The Foreigner, an action thriller directed by Martin Campbell and written by David Marconi, stars Jackie Chan as a Vietnamese restaurateur, Ngoc Minh Quan, seeking revenge for the death of his daughter in a department store bombing by a group calling themselves the “Authentic IRA.” Quan interrogates former leader of the IRA, Liam Hennessy, who claims to know nothing about the bombing, but admits his involvement in the incident after Quan sets off a homemade bomb in his office. The movie centers around Quan’s role in searching for the individual behind the bombings, as he confronts and fights many people before discovering the true mastermind. Overall, The Foreigner was a conventional action movie, just a bit late to join the bandwagon of plots with older, unsuspecting characters embarking on a thrilling journey to exact revenge. However, the film’s debut provoked public discourse on the ethics of mix-and-match casting of Asian characters in Hollywood.
The script reads as simple scaffolding for what could have been a much stronger film, with weak dialogue leading to gratuitous fight scenes. The plot attempts to hold the audience’s attention with obvious plot points and “twists.” Typically, Jackie Chan movies involve martial arts, making use of the actor’s background in karate, judo, taekwondo, and jeet kune do. However, because he is aging, Chan’s typecast of the action hero was put to rest. Instead, The Foreigner combines the expected action hero figure with a character emotionally invested in a particular subject—in this case, his daughter. This is against the usual type role for Chan, an actor who for many years was one of the only representatives for Asian Americans in mainstream media, although one deeply entrenched in Otherness.
Based on the 1992 novel, The Chinaman, written by Stephen Leather, the movie also employs the level of racial insensitivity illustrated by the book’s title. Written by a white author, The Chinaman is a racial slur, one assuming the inherent sameness of all Asian people. Hollywood has long adopted this policy, failing to emphasize the importance of ethnicity-specific casting.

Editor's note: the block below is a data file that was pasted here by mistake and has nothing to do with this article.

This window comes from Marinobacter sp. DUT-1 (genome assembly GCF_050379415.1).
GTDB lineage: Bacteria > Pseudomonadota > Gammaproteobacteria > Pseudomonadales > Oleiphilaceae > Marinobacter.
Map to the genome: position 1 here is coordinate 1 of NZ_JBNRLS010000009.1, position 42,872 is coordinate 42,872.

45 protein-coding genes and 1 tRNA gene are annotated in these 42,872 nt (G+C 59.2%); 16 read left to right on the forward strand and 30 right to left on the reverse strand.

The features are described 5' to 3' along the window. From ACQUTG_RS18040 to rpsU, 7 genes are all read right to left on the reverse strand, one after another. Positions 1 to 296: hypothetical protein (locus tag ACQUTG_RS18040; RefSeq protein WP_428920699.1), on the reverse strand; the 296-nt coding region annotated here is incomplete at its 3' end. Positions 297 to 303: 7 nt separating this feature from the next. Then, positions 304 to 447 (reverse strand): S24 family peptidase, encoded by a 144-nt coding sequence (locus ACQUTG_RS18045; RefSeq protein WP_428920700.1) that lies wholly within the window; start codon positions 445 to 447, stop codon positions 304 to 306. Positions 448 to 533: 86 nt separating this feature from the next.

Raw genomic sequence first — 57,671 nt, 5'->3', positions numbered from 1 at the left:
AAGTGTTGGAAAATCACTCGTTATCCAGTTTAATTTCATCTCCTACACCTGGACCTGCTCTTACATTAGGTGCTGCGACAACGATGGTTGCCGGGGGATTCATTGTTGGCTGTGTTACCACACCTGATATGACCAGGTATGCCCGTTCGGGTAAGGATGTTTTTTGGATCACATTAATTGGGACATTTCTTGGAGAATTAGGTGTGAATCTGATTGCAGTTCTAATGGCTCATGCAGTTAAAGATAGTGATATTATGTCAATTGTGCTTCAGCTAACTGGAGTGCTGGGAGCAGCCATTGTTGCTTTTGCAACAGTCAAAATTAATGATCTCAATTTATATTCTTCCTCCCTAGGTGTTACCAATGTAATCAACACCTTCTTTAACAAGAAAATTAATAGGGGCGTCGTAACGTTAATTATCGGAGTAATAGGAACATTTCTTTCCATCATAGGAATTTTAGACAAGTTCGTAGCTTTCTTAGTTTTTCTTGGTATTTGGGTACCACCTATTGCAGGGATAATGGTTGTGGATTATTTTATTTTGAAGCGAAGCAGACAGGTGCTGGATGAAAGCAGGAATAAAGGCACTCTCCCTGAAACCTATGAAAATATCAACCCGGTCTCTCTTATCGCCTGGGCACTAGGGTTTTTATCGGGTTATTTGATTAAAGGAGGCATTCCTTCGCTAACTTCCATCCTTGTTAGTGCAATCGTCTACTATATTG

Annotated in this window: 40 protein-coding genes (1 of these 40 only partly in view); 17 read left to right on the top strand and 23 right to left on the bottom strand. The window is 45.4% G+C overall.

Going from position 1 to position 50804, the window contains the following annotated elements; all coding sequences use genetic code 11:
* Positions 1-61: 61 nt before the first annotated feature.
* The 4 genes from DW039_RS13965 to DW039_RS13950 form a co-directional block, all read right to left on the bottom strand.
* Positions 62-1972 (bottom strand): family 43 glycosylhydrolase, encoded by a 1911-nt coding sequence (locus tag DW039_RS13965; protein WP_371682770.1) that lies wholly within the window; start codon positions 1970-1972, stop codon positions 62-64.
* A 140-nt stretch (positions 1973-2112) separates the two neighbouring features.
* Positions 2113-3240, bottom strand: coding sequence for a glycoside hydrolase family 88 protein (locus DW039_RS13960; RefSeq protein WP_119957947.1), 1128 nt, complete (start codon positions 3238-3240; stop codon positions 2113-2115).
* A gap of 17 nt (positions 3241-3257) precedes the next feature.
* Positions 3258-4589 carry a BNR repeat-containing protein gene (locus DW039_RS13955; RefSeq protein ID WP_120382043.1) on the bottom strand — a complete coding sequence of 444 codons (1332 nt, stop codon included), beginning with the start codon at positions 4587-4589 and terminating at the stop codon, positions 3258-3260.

Similar issues arise upon examining Girl With the Dragon Tattoo or Fresh Off the Boat, where Asian actors portray characters of different Asian descent, perpetuating the stereotype that all Asians look the same and are interchangeable; Asian actresses frequently portray masseuses, sex workers, or submissive characters. Directors hold the authority to find an accurate Asian accent “not suitable” for the role and select an actor of different ethnic descent than the actual character—even whitewashing Asian characters such as Major in Ghost in the Shell with Scarlett Johansson , Allison Ng with Emma Stone in Aloha, and Mr. Yunioshi with Mickey Rooney in Breakfast at Tiffany’s. Asian actors’ available roles are often limited to stereotypes: tech nerds, doctors, and effeminate characters, as in the case of Long Duk Dong in Sixteen Candles, the sexually inexperienced and emasculated, harmless but still villainized exchange student. While Chan’s character, Quan, is by no means emasculated, he is one-dimensional and his backstory and motives remain underdeveloped. Repeatedly, the directors attempt to compensate for sub-par writing with the starpower of their lead, as well as frequent fight scenes.
Chan’s career can be directly contrasted with Bruce Lee’s, another Chinese-American actor known for his skills in martial arts, but who positively influenced the way Asians were represented in American media. Lee’s roles in martial arts films sparked widespread interest in Chinese martial arts and demonstrated Chinese nationalist sentiment. His personalized martial arts philosophy of jeet kune do (the way of intercepting fist) later influenced Chan’s approach to martial arts. However, unlike Lee, Chan actively profits off Hollywood directors’ willingness to disregard racial history and ethnic-specificity in casting. Now, Jackie Chan is a household name most commonly associated with a film about Chinese martial arts, an objective fact that when isolated does not mean too much. But to accurately weigh his significance to Asian-American representation, one must consider the defining sentiment of his career: Asia is homogenous. This assumption implies that the continent shares a singular culture and exoticizes the experience of all Asian-Americans, many of whom face discrimination because of the model minority myth.
However, as more Asian filmmakers encroach on Hollywood’s predominantly white arena, directors such as Jon M. Chu start to integrate correct casting methods into their approach. While casting for the show Crazy Rich Asians, based on the bestselling novel by Kevin Kwan, Chu specifically searches for aspiring Asian and Asian-American actors. In an interview with Buzzfeed (2017), Chu notes, “When I do a ‘regular’ movie with Caucasian actors as the leads, … actors are everywhere.” Stereotypical representation in mainstream media is a direct result of a lack of roles written for Asian actors. Many Asian actors now rely on accents and their willingness to undertake typecasting roles to actually land significant parts.
Asian actors lack exposure today simply because Hollywood directors prefer to cast known Asian names such as Jackie Chan, rather than search for an ambitious and ethnically correct actor. This leads to the underrepresentation of Asians in film, especially Southeast Asians such as the Vietnamese Quan in The Foreigner. This movie is just another example of the stunning mediocrity Hollywood can achieve when disregarding their developing audience, as well as the number of talented, ethnically diverse actors available to them.